In the south-west corner of Anglesey, you’ll find one of the most romantic spots in Wales - ynys Llanddwyn. Head past the dunes, the pine trees and red squirrels of Newborough National Nature Reserve, and at low tide on the headland you’ll find the picturesque ruins of Santes Dwynwen's Church. Remember to check tide times and follow these helpful tips to keep safe.

Santes Dwynwen was a fourth-century Welsh princess who was rather unlucky in love, and as a result, became a nun and set up a convent on Llanddwyn Island. Dwynwen became the Welsh patron saint of love and is celebrated every year on 25 January.

The ruins of Santes Dwynwen's Church and Twr Mawr Lighthouse, Ynys Llanddwyn, Anglesey, North Wales

Couples make romantic pilgrimages throughout the year to ynys Llanddwyn, often falling for the unspoiled coastline and pretty towns and villages of Anglesey. Combine this with a foodie scene full of award-winning local produce, and an Area of Outstanding Natural Beauty (AONB) and you’ll soon be asking yourself if there’s a better place for a romantic getaway…

A quarry with colourful layers of ground, mainly yellow.
A white lighthouse tower on a rocky peninsula.

Parys Mountain and South Stack, Anglesey, North Wales

A base for your romantic break

Lastra Farm, Amlwch

North of the island, just outside the port town of Amlwch, is the 17th-century Welsh farmhouse and outbuildings, Lastra Farm. The hotel and self-catering cottage apartments are a great base for exploring the Copper Kingdom of Parys Mountain or the sandy beaches of Lligwy, Moelfre, and Benllech

The restaurant and bar are proud champions of local produce and make fantastic use of what’s on their doorstep, including smoked produce from Y Cwt Mwg, Rhyd y Delyn Cheese, and Jaspels Cider.

Four-legged friends are very welcome at Lastra and can visit the pet-friendly bar area, patio, and bedrooms. Dog walks are available on-site and scooper bags and dog bowls are provided, as well as torches for after-dark dog walking.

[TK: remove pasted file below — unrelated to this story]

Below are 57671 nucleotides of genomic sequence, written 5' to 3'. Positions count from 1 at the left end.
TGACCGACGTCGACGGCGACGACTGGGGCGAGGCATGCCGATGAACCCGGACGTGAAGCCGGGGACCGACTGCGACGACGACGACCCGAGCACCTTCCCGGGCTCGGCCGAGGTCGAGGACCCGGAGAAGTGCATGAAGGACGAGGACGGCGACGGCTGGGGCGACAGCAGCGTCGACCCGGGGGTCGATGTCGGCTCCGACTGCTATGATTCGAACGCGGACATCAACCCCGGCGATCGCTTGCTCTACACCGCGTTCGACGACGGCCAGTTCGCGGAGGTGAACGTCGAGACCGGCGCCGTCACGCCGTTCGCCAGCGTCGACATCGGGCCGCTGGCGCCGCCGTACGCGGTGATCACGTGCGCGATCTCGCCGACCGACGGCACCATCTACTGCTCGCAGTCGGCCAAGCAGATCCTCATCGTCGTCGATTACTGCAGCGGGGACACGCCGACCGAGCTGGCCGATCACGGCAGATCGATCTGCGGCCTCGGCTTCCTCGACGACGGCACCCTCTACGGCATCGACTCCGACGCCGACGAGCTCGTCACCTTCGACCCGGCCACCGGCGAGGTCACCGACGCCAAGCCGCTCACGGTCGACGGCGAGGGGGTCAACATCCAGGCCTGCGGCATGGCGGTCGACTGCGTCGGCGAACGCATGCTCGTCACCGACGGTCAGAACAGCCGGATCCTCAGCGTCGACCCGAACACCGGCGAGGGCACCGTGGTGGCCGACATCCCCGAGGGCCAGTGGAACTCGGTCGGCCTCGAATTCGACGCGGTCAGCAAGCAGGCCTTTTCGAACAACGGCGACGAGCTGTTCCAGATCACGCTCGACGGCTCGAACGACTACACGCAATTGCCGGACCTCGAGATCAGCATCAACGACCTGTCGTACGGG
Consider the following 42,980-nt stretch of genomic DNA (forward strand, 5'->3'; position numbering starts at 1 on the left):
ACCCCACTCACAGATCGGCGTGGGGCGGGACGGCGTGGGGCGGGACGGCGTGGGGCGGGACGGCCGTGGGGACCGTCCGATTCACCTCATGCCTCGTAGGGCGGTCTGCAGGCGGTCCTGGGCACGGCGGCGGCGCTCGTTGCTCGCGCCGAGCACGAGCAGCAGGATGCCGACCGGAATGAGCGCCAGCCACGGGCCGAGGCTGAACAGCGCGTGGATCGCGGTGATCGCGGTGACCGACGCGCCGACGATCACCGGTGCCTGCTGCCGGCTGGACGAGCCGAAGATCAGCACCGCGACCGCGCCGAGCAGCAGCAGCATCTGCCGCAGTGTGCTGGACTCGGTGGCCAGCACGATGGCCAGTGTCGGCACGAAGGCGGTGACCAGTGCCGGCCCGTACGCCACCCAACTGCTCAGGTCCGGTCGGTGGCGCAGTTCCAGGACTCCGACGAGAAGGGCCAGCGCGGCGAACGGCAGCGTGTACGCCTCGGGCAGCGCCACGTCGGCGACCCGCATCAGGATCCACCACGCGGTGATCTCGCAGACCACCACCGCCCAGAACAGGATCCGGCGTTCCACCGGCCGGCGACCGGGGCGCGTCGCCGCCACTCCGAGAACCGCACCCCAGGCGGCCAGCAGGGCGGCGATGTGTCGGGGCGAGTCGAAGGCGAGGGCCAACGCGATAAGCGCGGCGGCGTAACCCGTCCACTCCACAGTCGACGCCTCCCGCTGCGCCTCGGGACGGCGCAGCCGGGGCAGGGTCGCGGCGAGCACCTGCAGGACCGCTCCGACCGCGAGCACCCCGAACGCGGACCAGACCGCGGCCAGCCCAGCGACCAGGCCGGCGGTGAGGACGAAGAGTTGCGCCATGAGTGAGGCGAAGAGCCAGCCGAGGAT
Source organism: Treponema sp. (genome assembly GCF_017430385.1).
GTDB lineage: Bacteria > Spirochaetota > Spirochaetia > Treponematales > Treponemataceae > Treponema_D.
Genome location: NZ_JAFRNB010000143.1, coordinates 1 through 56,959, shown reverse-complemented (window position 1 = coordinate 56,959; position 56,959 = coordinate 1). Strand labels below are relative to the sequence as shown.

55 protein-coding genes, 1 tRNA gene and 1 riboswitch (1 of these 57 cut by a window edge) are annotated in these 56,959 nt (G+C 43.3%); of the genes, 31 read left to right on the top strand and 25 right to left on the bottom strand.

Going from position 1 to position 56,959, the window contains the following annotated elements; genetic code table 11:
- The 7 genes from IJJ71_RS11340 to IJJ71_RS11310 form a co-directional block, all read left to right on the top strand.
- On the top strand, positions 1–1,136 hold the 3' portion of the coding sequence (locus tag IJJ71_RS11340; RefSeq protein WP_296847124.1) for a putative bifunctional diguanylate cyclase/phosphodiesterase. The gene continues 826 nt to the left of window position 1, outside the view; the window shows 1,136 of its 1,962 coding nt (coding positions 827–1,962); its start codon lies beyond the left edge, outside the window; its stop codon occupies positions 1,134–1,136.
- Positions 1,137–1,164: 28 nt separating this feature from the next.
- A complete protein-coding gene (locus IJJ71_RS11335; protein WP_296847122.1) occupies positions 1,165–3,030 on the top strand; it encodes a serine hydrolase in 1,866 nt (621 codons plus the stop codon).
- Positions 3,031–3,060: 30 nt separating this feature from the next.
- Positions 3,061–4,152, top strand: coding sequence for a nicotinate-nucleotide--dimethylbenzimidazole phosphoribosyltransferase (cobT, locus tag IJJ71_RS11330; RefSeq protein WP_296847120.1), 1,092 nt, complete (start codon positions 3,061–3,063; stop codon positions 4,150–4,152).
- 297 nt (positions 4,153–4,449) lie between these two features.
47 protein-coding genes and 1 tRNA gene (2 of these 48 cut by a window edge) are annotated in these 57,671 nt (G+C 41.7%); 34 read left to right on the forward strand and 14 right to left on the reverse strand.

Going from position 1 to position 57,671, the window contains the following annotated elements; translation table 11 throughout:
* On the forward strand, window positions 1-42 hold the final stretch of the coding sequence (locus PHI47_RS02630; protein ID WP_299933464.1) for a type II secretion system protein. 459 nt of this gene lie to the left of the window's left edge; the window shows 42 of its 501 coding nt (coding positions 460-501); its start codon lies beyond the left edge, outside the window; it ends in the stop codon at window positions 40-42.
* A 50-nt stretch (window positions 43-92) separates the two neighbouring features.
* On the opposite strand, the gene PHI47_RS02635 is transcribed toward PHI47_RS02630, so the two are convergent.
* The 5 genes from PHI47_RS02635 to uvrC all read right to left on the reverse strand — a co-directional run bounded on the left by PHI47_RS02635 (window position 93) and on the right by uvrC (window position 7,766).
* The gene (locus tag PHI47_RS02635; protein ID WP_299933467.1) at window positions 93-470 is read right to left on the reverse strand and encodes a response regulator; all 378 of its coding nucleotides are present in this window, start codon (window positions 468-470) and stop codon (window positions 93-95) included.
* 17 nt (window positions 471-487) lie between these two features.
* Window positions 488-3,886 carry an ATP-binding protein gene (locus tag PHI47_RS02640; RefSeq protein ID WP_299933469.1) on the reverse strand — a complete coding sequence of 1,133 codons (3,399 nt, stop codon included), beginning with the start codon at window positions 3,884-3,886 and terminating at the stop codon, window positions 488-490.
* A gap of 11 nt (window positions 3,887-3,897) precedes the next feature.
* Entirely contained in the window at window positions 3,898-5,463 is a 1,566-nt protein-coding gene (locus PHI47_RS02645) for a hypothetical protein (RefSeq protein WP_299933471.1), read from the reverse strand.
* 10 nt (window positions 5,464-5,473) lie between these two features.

Read more: Why Anglesey is perfect for a dog-friendly holiday.

The Bull’s Head Inn, Beaumaris

Dating back to the 15th century, The Bull’s Head Inn is a Grade II listed building full of character. Dinner, bed, and breakfast stays are perfect for couples, who can enjoy hearty Welsh dishes and real ales in the low-beam bar by the open fire. 

A stone's-throw away is Beaumaris Castle - one of the four UNESCO World Heritage castles of Wales and the last created by Edward I (which he never quite finished). If you’re visiting between the beginning of April and the end of July enjoy a perfect date on a Seacoast Safari cruise to Puffin Island - the puffins will be nesting and if you’re lucky you might even spot a dolphin. 

Other accommodation options in Beaumaris include the grand Georgian Buckley Hotel and the quaint Bishopsgate Hotel.

Search for more accommodation options on Anglesey.

Interior of an old pub with comfy sofas and a bar.
Side view of Beaumaris Castle with water and blue sky.

The Bull’s Head Inn and Beaumaris Castle, Beaumaris, Anglesey, North Wales 

Relax and recharge

St. David's Spa, Traeth Coch / Red Wharf Bay

Looking to unwind after roaming around Anglesey? The award-winning St David’s spa and pool offer beauty treatments and packages in an amazing spot overlooking Traeth Coch, part of the Area of Outstanding Natural Beauty on the east coast of Anglesey. 

Some packages include lunch from the onsite restaurant The Tavern on the Bay which serves a seasonal local menu and cocktails.

Tre-Ysgawen Hall, Llangwyllog

This grand country house is home to one of the most luxurious spas on Anglesey. The spa at Tre-Ysgawen Hall offers a wide range of holistic therapies and beauty treatments and the tranquil thermal suite comprises an ice fountain and salt inhalation therapy room. Take a leisurely swim or feel energised at the gym before visiting the cafe. 

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